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Greipel’s two wins of the season both came at Challenge Mallorca, but he’ll be confident of increasing his tally in Paris-Nice.
Back on French soil, where he won four stages of the Tour de France last year, and the German will be keen to impress.
A Frenchman on home soil, Nacer Bouhanni will be looking to impress the locals and also get one over on former teammate Arnaud Démare (FDJ).
Bouhanni won stage two of the Ruta del Sol and came third in Kuurne-Brussels-Kuurne on Sunday, so he’s clearly in decent shape at this stage of the season.
Arguably the best rider of the season so far, Kristoff has started his 2016 season in almost exactly the same way as he did 2015 – by winning almost everything.
Three stages in Qatar and two more in Oman make the Norwegian, riding for Katusha, seem unstoppable, so it will be interesting to see who comes out on top between him and Kittel next week.
Démare always makes it into these lists and then always disappoints us by never getting anywhere near a win.
He’s only 24, to be fair, but when faced with other big name sprinters the FDJ rider just never really looks up to the fight.
He went to the Tour Méditerranéenne and picked up a couple of stage wins but then struggled to 11th at Kuurne-Brussels-Kuurne, so who knows what kind of form he’s in.
Some years it seems that Paris-Nice doesn’t really attract many big name general classification contenders, but this year it has a number of riders who could light up the leaderboard.
He won the final stage of the Volta ao Algarve – his first race of the season – to lay a marker to his rivals. The Spaniard hasn’t ridden Paris-Nice since 2010, though, preferring Tirreno instead, but he did win the race back then.
If he’s feeling it then there’s no reason why Contador can’t take the title, but I reckon there are others who want it more.
Richie Porte comes into the race as defending champion, but he’ll be riding for a new team this year as he looks to become BMC’s first winner of the race.
The Australian will look to take his third overall win at Paris-Nice in four years but was virtually non-existent as a contender in the Tour of Oman, finishing 49th overall.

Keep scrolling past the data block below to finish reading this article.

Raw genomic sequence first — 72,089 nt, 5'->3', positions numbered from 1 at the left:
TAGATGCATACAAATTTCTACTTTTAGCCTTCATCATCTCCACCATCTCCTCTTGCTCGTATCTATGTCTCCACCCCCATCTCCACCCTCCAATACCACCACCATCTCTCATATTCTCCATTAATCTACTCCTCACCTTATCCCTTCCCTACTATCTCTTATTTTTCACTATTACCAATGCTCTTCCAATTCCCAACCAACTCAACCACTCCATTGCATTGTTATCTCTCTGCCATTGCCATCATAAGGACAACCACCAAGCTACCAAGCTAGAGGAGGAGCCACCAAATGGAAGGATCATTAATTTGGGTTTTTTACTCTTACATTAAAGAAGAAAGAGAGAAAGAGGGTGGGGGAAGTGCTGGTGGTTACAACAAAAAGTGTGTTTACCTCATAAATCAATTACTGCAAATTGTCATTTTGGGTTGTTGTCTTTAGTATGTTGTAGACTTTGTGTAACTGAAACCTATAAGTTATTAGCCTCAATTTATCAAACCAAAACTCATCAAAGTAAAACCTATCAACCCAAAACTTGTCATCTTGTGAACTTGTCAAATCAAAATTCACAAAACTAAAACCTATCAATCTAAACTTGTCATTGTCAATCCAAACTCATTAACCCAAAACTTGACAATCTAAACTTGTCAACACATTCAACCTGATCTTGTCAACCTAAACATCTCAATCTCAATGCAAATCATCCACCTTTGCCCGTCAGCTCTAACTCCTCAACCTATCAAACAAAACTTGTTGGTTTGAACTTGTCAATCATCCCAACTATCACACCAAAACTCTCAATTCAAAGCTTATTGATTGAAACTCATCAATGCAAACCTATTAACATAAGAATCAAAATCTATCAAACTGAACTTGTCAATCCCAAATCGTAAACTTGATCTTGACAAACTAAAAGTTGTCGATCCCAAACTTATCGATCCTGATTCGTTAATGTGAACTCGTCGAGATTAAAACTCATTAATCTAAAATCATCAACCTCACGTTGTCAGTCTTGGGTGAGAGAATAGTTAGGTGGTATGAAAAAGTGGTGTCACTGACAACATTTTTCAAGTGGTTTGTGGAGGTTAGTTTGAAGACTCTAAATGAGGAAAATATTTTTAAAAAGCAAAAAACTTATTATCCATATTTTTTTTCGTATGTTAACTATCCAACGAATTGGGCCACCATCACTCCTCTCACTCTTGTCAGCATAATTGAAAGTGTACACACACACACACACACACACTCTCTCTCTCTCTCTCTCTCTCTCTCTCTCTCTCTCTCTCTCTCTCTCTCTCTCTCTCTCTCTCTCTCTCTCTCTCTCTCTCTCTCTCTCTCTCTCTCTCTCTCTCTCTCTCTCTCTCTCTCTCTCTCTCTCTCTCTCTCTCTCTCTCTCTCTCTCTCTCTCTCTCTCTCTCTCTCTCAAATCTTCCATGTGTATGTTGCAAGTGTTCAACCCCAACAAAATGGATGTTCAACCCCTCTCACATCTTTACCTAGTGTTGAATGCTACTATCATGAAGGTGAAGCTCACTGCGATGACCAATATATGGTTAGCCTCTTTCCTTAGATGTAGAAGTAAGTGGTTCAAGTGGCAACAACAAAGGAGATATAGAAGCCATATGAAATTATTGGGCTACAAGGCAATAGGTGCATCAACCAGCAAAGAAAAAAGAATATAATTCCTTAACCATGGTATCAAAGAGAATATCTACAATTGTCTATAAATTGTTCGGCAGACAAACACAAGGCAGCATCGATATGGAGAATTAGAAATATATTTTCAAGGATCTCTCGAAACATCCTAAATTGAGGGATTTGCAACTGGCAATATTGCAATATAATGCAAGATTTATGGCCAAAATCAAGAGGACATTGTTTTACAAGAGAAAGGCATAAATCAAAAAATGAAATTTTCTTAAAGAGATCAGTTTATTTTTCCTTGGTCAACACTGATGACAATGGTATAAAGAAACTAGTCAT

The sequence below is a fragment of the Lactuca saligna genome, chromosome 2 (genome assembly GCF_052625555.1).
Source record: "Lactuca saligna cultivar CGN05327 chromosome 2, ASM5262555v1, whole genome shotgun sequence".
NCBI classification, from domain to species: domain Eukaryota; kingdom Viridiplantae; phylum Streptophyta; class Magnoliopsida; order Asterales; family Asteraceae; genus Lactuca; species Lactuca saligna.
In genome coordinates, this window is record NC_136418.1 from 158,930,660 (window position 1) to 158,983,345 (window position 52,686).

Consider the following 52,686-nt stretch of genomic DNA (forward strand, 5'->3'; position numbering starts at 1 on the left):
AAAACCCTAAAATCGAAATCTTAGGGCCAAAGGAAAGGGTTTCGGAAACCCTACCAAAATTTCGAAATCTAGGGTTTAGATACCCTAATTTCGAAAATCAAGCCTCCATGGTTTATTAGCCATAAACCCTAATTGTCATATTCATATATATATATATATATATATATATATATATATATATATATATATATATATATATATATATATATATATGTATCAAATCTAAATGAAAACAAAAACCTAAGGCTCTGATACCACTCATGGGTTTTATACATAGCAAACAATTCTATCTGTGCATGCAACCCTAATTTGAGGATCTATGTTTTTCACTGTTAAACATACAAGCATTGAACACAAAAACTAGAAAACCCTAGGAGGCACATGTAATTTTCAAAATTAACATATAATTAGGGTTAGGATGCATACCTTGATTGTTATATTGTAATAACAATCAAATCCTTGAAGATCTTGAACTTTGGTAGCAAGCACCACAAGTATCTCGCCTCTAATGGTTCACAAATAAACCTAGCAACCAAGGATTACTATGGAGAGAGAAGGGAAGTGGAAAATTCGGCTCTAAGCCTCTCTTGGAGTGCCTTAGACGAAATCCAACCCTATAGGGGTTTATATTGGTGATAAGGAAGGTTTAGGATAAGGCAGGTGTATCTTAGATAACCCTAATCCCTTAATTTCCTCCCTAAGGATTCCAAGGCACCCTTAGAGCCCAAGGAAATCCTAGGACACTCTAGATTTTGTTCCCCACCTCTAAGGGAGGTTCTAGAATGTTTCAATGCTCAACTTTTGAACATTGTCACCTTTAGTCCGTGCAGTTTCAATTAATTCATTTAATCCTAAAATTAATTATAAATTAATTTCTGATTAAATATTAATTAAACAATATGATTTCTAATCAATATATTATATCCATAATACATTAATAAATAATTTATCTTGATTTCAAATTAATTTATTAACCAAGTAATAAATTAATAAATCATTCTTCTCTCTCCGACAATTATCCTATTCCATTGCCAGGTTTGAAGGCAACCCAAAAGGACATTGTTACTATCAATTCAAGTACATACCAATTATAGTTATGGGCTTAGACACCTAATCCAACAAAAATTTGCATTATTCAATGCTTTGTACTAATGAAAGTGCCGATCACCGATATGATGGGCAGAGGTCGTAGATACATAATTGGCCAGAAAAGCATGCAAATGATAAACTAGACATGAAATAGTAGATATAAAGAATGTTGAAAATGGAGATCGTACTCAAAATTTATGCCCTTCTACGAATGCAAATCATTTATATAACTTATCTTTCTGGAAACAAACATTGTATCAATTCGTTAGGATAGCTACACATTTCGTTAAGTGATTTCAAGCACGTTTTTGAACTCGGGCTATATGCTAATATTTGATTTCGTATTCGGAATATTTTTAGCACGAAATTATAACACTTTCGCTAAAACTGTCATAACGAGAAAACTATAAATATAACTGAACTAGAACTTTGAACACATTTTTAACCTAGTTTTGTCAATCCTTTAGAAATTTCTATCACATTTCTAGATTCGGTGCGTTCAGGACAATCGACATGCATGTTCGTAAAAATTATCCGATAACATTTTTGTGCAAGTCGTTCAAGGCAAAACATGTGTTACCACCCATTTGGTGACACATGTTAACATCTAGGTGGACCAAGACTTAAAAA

His schedule is probably different this season, and we don’t know whether he’ll be riding the Giro d’Italia, so he could be coming to Europe in less refined shape than last year. But he knows what this race is about and will surely be keen to get his name on the trophy again.
Tom Dumoulin is riding the Giro and could be looking at Paris-Nice as the perfect stepping stone to that race.
The Giant-Alpecin rider will go in as the favourite for the prologue, with BMC’s Rohan Dennis likely to be his main rival, and that should set him up for a high overall finish by the time the race reaches Nice.
Dumoulin came fourth overall at the Tour of Oman without really making any fuss, so a top-five finish at Paris-Nice is well on the cards.
He won the Volta ao Algarve last month and is a pretty formidable competitor in these short stage races, finishing fifth last year when sharing leadership duties with Porte.
Thomas could be riding alongside Michal Kwiatkowski, who finished second last year, so Sky could have a backup plan if Thomas struggles, but with a prologue to start Thomas should be up there on the leaderboard from the off.
We’re not saying that Thomas Voeckler is going to win Paris-Nice, but he’s a great bet for a stage win, especially coming off his overall victory at the Tour of Provence.
That win came from a Tommy V special on stage one – a breakaway in the final kilometres to win. Don’t bet against it happening again next week.
This is probably the first time that Ion Izagirre has appeared on one of our ‘riders to watch’ lists, but that’s more down to our neglect than the Spaniard’s performances.
He’s good in the hills, good in the mountains and good against the clock in time trials, so don’t be surprised to see his name up there again in Paris-Nice.